by Shawn Tucker:
There is some buzz about something President Clark of BYU-Idaho posted recently. You can read about that buzz here and here. My intention is not to refute anything in particular but simply to add one more point-of-view.
It is helpful for me to work under the assumptions that President Clark is a wise, thoughtful person who genuinely loves those he serves. I assume that he takes his particular stewardship very seriously. I also assume that he sees sides and has experiences with that stewardship that I could never know. Given these assumptions, it seems reasonable for me to also assume that his best judgment and his sincere affection are behind what he wrote.
What helps me think about what President Clark does in his stewardship is how others have responded to what I do in mine. I teach Institute in North Carolina, and on more than one occasion members who do not attend my class have expressed concerns about what we do. I pray every day for my Institute students by name, and I try to use all of my faculties to connect them with blessings God has for them via our time together. I find tremendous joy and satisfaction in this work. But I sometimes do things that do not fit what outsiders might expect of Institute.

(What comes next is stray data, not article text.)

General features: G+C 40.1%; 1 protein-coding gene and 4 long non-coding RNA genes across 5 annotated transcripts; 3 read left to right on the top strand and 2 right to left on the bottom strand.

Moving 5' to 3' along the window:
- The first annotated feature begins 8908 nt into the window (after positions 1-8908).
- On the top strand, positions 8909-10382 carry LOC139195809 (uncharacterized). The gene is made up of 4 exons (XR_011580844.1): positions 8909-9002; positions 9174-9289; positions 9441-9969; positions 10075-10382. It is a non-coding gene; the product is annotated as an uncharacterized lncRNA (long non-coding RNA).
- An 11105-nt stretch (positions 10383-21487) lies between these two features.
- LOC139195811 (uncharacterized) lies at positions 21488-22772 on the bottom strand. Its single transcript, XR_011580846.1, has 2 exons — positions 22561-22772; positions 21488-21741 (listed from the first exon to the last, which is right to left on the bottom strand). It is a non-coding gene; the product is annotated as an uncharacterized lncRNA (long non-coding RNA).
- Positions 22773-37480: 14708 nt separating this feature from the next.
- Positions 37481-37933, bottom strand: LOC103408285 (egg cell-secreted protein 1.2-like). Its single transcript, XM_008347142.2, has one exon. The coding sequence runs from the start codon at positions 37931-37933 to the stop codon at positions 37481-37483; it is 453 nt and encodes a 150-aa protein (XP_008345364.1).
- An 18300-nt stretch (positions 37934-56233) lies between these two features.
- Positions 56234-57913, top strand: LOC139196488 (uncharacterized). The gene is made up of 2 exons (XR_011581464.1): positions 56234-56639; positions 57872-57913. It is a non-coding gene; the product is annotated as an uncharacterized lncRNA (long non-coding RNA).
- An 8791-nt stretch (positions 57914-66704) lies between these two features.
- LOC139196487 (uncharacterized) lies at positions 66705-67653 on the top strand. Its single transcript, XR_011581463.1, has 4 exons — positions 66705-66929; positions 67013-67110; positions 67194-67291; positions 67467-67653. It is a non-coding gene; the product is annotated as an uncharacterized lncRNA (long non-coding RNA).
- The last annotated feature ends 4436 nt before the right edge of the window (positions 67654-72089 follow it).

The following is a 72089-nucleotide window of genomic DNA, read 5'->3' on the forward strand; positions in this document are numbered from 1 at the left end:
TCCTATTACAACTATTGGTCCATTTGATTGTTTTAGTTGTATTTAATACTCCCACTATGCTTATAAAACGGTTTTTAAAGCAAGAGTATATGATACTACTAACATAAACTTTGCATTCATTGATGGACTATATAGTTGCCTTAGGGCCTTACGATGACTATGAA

While I think all of us should be very, very critical, bravely and humbly asking the most pressing and difficult questions about how we are doing what God has asked us to do, I wonder about how much we should question what others do in their stewardships. How much can I reasonably expect the Lord might tell me about how someone else is meeting the needs of those that she or he serves? What really is my role making such judgments? I will add that, on the surface, the letter President Clark wrote does not seem to line up with what I expect I might write, but perhaps Zion is better off for that. Perhaps variety and difference add to a richness that should neither be judged off-handedly nor dismissed by those who do not have that specific stewardship.
Shawn Tucker grew up with amazing parents and five younger, wonderful siblings. He served as a missionary in Chile during the Plebiscite and the first post-dictatorship election. After his mission, he attended BYU, where he married ... you guessed it ... his wife. They both graduated, with Shawn earning a BA in Humanities. Fearing that his BA in Humanities, which is essentially a degree in Jeopardy, would not be sufficient, Shawn completed graduate work in the same ... stuff ... at Florida State University. He currently teaches at Elon University in North Carolina. He and ... you guessed it ... his wife have four great children. Twitter: @MoTabEnquirer. Website: motabenquirer.blogspot.com.
Image credit: Ken Lund (used with permission) (image has been cropped).